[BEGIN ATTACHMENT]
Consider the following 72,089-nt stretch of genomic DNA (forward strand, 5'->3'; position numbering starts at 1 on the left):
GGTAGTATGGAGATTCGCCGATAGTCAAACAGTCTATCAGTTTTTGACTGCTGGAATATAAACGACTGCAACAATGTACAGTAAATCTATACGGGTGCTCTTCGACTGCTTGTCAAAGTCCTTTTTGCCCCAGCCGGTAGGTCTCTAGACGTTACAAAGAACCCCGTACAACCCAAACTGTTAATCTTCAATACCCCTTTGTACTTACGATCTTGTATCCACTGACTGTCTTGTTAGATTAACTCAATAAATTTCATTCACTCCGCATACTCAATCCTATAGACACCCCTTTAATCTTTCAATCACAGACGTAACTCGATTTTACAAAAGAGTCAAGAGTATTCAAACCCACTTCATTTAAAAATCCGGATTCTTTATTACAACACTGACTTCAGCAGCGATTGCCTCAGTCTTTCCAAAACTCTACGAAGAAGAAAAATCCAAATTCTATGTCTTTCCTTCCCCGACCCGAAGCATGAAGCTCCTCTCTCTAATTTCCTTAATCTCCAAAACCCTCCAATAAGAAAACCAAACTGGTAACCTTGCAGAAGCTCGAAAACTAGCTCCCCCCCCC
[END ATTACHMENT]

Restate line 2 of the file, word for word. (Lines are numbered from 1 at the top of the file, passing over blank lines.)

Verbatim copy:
GGTAGTATGGAGATTCGCCGATAGTCAAACAGTCTATCAGTTTTTGACTGCTGGAATATAAACGACTGCAACAATGTACAGTAAATCTATACGGGTGCTCTTCGACTGCTTGTCAAAGTCCTTTTTGCCCCAGCCGGTAGGTCTCTAGACGTTACAAAGAACCCCGTACAACCCAAACTGTTAATCTTCAATACCCCTTTGTACTTACGATCTTGTATCCACTGACTGTCTTGTTAGATTAACTCAATAAATTTCATTCACTCCGCATACTCAATCCTATAGACACCCCTTTAATCTTTCAATCACAGACGTAACTCGATTTTACAAAAGAGTCAAGAGTATTCAAACCCACTTCATTTAAAAATCCGGATTCTTTATTACAACACTGACTTCAGCAGCGATTGCCTCAGTCTTTCCAAAACTCTACGAAGAAGAAAAATCCAAATTCTATGTCTTTCCTTCCCCGACCCGAAGCATGAAGCTCCTCTCTCTAATTTCCTTAATCTCCAAAACCCTCCAATAAGAAAACCAAACTGGTAACCTTGCAGAAGCTCGAAAACTAGCTCCCCCCCCC